Zuppa di Piselli

Pea Soup

Rate this recipe


Preparation info

  • 6–8

    • Difficulty


Appears in

Alastair Little's Italian Kitchen

Alastair Little's Italian Kitchen

By Alastair Little

Published 1996

  • About

A delicious spring soup which appeals to the economically minded in that it utilises the pea pods. Serve chilled if you want.


  • 1 kg fresh peas, podded, reserving the peas and pods separately
  • 30 g butter
  • 1 onion, 1 celery stick, 1 bunch mint and 1 carrot, all peeled, stringed, stalked and very finely diced into a soffritto
  • 2 large potatoes, peeled and diced
  • salt and pepper
  • croûtons (sliced stale bread cut into 1 cm dice and deep-fried, optional)
  • 4 tbsp crème fraîche
  • a little hot paprika


Bring 2 litres water to a rolling boil. Blanch the peas for 8–10 minutes or until tender. Remove the peas and refresh in cold water, drain and dry, then reserve. Do not throw away the cooking water, it provides the liquid for the soup.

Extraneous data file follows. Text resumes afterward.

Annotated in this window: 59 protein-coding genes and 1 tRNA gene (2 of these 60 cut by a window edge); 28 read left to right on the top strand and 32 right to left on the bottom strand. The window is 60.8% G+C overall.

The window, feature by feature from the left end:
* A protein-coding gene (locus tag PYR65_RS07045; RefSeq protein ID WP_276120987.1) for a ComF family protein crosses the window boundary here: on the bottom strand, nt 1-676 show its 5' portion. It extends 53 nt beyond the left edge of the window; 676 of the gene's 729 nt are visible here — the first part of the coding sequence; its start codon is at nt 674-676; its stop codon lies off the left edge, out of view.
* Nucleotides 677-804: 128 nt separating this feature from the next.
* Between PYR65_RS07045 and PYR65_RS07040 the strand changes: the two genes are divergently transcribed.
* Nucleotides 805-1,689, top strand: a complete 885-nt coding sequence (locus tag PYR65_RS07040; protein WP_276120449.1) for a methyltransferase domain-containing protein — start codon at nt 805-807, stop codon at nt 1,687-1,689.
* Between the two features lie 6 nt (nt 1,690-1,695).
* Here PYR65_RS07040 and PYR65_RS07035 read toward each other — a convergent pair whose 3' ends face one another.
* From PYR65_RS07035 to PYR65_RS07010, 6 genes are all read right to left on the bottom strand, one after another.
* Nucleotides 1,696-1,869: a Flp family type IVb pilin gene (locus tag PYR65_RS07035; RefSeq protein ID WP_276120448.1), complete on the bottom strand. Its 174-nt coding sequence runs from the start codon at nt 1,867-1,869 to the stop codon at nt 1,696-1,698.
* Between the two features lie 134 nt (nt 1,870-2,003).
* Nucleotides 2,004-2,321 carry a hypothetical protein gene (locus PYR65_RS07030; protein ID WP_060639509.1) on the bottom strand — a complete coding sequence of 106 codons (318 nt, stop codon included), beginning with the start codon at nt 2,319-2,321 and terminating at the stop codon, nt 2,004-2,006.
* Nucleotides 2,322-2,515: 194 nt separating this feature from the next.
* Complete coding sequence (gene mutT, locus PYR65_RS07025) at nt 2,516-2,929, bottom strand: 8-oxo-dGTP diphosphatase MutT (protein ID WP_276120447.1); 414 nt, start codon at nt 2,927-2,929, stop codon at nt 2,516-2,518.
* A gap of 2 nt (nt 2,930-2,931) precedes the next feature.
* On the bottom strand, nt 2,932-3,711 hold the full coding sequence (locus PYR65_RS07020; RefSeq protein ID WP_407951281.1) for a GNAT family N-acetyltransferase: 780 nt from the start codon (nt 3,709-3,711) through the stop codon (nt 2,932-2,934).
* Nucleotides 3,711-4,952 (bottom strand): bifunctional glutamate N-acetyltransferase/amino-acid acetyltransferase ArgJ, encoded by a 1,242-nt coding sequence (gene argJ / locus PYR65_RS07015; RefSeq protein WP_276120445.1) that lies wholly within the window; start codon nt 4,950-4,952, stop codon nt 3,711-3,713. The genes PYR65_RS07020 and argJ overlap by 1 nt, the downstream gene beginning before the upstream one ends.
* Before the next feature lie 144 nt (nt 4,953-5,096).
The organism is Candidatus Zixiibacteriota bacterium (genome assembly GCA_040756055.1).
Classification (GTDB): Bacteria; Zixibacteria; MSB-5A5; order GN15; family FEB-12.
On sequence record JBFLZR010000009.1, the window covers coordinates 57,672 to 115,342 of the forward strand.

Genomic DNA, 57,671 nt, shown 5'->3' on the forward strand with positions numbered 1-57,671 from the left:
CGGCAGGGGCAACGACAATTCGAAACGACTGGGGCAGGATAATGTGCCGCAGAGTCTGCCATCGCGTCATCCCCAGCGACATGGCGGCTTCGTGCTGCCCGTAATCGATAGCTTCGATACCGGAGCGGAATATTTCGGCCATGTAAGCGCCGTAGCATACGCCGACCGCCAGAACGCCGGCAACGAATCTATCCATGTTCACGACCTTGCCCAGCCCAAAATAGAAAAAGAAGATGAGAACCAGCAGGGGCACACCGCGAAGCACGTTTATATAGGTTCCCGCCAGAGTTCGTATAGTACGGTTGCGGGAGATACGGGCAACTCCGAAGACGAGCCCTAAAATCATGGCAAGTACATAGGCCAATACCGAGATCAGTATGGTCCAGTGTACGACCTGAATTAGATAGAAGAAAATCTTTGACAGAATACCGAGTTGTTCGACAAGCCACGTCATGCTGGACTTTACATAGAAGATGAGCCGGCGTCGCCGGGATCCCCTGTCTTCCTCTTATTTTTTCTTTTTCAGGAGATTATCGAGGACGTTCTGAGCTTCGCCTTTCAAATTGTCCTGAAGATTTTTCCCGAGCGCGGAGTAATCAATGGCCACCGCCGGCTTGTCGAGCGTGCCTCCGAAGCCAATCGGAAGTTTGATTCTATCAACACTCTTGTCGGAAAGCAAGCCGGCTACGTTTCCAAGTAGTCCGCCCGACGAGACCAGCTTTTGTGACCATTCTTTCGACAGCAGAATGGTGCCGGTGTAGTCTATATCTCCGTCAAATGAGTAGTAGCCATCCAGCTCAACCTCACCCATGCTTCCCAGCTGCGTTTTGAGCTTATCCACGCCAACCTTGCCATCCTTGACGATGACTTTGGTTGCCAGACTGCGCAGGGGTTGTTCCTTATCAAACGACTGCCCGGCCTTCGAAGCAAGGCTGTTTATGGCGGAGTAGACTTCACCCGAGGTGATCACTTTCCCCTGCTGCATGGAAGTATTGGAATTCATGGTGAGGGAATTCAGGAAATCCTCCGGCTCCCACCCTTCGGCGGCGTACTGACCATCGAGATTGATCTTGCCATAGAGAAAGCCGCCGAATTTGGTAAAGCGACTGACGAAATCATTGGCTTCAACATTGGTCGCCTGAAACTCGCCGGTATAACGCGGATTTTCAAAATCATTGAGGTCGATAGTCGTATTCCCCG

In a largish casserole or saucepan (how large? Answer: large enough to accommodate the ingredients), melt the butter, add the soffritto, and sweat for 10 minutes over a medium to low heat. Add the potato dice and sweat for a further 5 minutes, until they start to stick.

While the soffritto is sweating, string the pea pods, and chop them coarsely. Add to the soffritto and potato and toss. Add enough of the pea cooking water to barely cover the vegetables. Season and stir. Turn up the heat and boil until the potato dice disintegrate. Allow to cool for a few minutes off the heat. Purée this soup mix in a liquidiser. Pour it through a fine sieve, pressing hard to get everything through except the stringier bits of the pods. I tend to make my puréed vegetable soups rather thick and then add more water if necessary. Like salt, excess water is difficult to remove from a dish.

To serve, reheat the soup with the peas in it, and check the seasoning. Serve with the croûtons and a spoonful of crème fraîche in each soup plate, and a very light dusting of hot paprika – more for colour contrast than taste.

Part of